Is £5000 a deterrent?
Its been well reported in the last week about the personal data that T-Mobile has alleged to have lost control over and subsequently it appears that some unscrupulous employee’s have sold that data on. The worth of that data being that rival companies could use it to sell new subscriptions when a customer is coming to the end of their contract. It is now rumoured that in fact this is not current news as its been going on for over a year. It does seem to ring true. I have been a customer of T-Mobile and I have had many individuals ringing me up to offer me a new contract using many different tactics (as my current contract comes to an end) You may be wondering why I am going with this article, but I think it makes an interesting point about copyright and IP.
A couple of important points to note here though. Firstly the fine for an offense under the Data Protection Act will be around £5000, pretty small fry compared to the potential worth of the information. Secondly, T-Mobile does not know how many of their customers have left because of this leaked information and finally (and maybe most important of all) whilst the information of the customer has been sold to rivals, who else has it been sold to and whats their purpose?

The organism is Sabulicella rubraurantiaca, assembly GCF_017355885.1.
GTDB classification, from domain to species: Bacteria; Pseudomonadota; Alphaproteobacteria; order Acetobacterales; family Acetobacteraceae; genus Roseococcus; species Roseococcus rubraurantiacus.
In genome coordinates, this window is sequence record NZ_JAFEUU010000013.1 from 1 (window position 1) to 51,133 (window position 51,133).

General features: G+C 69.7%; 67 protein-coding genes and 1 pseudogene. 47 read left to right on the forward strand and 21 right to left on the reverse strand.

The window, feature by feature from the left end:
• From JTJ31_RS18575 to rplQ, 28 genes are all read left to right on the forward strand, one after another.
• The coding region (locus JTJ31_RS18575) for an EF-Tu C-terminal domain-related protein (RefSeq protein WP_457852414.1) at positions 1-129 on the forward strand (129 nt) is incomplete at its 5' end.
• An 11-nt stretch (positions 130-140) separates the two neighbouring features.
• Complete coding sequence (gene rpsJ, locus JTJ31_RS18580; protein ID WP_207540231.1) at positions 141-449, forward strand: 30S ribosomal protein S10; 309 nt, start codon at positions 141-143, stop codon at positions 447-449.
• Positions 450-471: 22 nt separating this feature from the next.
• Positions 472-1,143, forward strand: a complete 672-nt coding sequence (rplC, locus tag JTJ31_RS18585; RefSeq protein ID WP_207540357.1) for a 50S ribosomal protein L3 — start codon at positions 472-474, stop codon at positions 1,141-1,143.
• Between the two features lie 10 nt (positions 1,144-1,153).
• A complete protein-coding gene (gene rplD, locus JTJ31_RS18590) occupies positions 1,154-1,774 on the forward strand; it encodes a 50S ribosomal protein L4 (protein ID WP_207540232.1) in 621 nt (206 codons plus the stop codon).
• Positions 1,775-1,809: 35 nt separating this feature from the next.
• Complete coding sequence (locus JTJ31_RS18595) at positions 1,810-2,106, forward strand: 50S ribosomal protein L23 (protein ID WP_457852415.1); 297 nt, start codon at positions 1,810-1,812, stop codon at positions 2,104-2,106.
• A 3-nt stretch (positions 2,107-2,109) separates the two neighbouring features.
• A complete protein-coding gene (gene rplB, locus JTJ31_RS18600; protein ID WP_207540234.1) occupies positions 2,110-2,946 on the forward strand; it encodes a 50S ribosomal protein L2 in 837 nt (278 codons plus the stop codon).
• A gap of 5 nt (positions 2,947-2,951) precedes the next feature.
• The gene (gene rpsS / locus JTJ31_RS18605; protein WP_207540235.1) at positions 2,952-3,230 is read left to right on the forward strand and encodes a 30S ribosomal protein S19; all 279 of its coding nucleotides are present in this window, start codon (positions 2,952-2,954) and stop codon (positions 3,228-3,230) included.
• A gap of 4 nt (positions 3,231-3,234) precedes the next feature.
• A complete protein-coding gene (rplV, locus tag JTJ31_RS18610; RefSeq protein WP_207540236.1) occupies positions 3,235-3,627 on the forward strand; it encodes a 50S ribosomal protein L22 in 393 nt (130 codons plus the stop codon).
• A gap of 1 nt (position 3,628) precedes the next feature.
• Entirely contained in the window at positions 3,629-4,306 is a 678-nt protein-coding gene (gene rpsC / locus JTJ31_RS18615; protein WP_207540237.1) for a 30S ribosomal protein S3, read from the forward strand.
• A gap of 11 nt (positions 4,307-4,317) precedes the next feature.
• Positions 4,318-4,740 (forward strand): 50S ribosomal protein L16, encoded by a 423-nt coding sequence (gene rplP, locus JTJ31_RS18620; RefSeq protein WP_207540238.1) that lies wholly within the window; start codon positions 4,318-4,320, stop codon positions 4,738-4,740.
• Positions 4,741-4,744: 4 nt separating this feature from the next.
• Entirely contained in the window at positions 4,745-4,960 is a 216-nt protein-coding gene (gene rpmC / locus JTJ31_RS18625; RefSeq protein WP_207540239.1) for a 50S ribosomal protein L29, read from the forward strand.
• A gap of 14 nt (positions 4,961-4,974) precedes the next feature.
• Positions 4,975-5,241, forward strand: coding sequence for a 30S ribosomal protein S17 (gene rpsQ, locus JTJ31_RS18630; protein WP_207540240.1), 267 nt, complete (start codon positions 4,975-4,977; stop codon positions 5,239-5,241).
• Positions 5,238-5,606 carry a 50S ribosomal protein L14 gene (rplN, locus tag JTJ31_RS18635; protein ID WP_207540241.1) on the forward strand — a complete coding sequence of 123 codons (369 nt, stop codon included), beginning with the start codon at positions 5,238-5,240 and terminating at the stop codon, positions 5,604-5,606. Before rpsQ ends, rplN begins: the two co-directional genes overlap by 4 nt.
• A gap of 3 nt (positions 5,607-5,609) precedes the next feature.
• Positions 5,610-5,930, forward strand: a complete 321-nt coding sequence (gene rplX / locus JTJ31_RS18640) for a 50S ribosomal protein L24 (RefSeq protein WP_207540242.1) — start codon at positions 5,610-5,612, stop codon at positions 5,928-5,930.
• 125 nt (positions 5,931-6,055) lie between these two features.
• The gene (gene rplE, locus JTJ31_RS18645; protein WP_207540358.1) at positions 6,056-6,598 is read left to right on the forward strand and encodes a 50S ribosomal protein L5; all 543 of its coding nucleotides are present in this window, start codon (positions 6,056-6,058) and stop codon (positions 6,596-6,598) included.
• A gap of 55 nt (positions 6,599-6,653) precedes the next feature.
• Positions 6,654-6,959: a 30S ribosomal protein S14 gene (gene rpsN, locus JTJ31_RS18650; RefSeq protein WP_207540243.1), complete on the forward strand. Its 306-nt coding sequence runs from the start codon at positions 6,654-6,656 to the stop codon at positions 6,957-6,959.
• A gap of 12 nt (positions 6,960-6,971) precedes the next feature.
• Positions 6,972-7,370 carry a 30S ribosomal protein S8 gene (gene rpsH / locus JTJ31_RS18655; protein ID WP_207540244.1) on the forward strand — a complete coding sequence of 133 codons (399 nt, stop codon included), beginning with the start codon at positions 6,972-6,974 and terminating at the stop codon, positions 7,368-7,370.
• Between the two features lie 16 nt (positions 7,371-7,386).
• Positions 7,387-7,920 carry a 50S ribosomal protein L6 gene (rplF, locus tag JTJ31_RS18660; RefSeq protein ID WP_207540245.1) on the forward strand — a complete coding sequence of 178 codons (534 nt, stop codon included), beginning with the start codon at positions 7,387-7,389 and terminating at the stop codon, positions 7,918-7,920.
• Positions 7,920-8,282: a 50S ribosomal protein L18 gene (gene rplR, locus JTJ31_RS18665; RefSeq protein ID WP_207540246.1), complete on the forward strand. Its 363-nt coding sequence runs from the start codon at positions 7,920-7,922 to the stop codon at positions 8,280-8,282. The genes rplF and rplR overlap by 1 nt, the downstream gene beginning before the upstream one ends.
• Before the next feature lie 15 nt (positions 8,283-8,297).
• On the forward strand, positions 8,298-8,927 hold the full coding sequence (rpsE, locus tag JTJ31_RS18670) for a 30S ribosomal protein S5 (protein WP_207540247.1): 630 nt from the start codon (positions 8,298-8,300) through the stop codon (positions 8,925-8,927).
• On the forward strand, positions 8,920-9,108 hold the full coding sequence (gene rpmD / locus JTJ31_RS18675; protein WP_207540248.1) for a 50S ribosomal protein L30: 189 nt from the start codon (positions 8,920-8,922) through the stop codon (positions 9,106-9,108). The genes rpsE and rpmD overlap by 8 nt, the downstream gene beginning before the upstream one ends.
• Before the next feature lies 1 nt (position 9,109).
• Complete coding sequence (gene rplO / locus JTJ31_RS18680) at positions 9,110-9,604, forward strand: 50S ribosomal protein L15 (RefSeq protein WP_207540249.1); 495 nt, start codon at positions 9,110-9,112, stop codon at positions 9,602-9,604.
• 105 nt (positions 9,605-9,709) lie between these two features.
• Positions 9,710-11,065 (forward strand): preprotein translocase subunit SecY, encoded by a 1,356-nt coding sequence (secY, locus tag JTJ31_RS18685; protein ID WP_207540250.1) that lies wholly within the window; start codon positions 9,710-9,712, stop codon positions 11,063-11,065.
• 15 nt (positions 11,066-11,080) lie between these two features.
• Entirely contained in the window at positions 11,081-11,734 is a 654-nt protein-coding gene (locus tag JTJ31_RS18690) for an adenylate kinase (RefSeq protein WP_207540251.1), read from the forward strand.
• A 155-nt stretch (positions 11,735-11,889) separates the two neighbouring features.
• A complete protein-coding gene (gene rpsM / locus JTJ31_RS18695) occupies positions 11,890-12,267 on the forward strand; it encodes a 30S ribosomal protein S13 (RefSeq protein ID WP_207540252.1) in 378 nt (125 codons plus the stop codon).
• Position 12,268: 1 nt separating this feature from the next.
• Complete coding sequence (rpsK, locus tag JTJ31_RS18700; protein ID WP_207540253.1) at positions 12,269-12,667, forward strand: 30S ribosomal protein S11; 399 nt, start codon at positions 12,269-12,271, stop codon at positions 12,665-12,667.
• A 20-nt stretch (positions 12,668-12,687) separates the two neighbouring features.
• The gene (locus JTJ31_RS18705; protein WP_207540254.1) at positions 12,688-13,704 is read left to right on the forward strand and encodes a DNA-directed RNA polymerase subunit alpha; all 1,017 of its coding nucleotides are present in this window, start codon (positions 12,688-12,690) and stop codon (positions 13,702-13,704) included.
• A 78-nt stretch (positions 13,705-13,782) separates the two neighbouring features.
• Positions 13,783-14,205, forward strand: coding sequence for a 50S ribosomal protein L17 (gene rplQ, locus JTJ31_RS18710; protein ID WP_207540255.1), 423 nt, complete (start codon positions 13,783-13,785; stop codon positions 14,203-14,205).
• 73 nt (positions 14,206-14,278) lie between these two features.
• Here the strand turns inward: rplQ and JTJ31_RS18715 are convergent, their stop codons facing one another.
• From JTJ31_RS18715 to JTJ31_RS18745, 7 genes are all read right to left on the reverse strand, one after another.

One member of staff at T-Mobile has already been sacked, but it does ask the question how many other companies are yet to discover that an unscrupulous employee has sold their data?
The information commissioner (Christopher Grahame) said:
Many people will have wondered why and how they are being contacted by someone they do not know just before their existing phone contract is about to expire. We are considering the evidence with a view to prosecuting those responsible and I am keen to go much further and close down the entire unlawful industry in personal data. But, we will only be able to do this if blaggers and others who trade in personal data face the threat of a prison sentence.
One wonders where the deterrent is for this type of action. It was reported on a local radio feature, that a recent raid on a business that engaged in this type of practice, had officials posed with the question (by the owner) “Would you like me to write the check out now?”
P2P copyright infringement – “Do as I say, not as I do”?
So now we come to the main point of my article. Ive made many references to the site Torrentfreak, I asked the question of copyright infringement to be justified by any of its users and to date have received no responses. I know that they visit as I see the referrals coming into the site.
Have a look at some of the comments on Torrentfreak. It seems that file sharers believe that there is no problem with sharing data because, its just data (please correct me if I’m wrong) They see no problem with the sharing of movies, videos or other media, but they seem mysteriously silent on the T-mobile issue. If file sharers believe that all data should be shared, then surely they should have no problems with the personal data being shared with other companies? Please, if you are a file sharer put your opinion on that one.
Let me quote “The Hacker Ethic” found here.
….A free exchange of information, particularly when the information was in the form of a computer program, allows for greater overall creativity.
I’ll let you decide what the average file sharer believes.
Goblin – email@example.com